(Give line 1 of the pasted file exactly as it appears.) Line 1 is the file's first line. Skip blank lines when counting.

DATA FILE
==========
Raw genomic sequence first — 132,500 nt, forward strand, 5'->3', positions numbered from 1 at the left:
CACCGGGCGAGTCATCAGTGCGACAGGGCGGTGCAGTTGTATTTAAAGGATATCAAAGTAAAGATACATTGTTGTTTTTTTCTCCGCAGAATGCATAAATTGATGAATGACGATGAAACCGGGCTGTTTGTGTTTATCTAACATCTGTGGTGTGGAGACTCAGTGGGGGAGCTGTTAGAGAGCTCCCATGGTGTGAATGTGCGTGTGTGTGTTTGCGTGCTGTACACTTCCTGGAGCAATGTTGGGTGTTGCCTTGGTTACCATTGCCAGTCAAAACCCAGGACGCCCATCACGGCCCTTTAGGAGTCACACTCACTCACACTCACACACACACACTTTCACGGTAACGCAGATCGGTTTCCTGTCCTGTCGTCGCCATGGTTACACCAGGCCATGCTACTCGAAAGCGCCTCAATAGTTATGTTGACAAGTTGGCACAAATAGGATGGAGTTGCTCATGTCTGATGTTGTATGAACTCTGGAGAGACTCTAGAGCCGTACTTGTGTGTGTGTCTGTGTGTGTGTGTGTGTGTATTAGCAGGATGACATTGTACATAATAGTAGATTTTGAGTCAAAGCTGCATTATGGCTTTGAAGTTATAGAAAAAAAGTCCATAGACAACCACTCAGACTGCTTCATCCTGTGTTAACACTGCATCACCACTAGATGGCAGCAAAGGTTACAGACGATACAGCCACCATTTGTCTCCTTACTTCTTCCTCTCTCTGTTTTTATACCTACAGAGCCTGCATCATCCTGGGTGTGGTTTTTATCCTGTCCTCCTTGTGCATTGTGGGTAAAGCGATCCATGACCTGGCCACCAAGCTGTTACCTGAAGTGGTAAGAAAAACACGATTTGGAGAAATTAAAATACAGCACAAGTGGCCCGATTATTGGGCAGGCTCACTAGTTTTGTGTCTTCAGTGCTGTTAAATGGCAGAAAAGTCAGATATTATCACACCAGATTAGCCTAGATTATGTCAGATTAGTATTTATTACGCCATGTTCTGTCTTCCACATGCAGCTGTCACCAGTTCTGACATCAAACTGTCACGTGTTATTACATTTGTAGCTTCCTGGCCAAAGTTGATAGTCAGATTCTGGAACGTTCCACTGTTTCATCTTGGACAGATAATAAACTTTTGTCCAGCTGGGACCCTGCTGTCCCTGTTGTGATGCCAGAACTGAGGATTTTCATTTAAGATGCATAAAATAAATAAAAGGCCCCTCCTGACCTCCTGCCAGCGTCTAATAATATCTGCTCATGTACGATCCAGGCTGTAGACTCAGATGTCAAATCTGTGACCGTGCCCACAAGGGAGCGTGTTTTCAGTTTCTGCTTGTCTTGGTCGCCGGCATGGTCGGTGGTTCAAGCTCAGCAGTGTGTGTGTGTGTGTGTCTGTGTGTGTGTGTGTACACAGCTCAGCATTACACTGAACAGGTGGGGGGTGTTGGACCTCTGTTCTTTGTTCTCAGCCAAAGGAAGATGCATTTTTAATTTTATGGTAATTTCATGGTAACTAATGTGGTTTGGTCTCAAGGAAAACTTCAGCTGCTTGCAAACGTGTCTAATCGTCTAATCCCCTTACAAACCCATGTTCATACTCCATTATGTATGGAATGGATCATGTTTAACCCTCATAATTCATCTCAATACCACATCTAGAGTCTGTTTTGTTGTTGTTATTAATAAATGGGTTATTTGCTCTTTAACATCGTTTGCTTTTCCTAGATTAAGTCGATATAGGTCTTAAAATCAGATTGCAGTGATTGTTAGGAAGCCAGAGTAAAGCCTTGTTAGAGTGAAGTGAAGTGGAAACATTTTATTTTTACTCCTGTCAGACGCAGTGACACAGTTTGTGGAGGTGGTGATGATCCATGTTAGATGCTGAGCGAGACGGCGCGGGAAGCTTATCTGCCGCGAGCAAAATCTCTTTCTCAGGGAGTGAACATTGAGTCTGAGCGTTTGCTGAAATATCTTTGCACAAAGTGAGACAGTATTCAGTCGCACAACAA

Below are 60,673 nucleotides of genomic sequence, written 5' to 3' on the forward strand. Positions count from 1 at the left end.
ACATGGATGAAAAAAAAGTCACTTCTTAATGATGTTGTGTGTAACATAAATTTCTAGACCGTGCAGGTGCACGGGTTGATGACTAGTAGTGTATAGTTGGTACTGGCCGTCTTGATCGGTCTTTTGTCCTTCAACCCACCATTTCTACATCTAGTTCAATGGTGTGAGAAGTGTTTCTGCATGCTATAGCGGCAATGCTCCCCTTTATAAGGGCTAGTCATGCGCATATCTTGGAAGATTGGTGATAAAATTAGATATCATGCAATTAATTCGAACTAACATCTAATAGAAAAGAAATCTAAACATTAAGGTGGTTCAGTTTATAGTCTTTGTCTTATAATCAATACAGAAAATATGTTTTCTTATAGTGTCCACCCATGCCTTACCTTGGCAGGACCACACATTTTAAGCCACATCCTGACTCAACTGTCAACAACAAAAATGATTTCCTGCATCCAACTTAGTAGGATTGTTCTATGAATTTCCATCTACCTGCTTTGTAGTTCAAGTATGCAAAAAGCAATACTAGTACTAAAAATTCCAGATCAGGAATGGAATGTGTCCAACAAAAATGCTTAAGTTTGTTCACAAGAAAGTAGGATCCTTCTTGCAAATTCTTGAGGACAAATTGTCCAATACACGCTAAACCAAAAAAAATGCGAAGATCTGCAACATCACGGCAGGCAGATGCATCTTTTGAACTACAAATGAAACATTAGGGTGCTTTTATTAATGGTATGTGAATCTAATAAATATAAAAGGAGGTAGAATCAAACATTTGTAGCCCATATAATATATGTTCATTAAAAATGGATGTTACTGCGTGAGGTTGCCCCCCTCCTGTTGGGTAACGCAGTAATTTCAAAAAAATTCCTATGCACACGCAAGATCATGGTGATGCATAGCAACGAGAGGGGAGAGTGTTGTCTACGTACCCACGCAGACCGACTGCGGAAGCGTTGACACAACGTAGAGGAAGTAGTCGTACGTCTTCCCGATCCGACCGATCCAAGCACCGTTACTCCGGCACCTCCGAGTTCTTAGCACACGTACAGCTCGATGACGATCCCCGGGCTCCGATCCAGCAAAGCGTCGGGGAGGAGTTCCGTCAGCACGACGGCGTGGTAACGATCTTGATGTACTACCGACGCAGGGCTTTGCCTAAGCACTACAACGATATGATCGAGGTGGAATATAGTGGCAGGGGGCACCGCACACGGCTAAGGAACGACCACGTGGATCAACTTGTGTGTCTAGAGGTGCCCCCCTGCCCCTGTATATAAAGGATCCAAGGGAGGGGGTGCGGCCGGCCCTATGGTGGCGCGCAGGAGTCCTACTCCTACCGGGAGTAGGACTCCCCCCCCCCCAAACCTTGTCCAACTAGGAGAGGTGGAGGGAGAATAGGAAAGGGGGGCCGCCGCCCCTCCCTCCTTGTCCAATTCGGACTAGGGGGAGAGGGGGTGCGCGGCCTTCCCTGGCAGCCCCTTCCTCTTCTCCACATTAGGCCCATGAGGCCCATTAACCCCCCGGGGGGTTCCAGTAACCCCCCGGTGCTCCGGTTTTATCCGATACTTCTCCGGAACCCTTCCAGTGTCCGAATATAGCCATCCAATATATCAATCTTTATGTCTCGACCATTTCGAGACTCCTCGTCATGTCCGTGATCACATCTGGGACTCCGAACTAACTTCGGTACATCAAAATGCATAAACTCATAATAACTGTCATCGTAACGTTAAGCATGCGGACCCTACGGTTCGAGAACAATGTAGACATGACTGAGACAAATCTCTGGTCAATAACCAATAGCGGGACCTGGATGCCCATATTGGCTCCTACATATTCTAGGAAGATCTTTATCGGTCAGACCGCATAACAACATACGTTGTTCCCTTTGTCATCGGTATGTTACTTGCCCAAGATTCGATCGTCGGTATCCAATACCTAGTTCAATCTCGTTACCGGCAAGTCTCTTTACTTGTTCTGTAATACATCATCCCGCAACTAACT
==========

Raw genomic sequence first — 132,500 nt, forward strand, 5'->3', positions numbered from 1 at the left: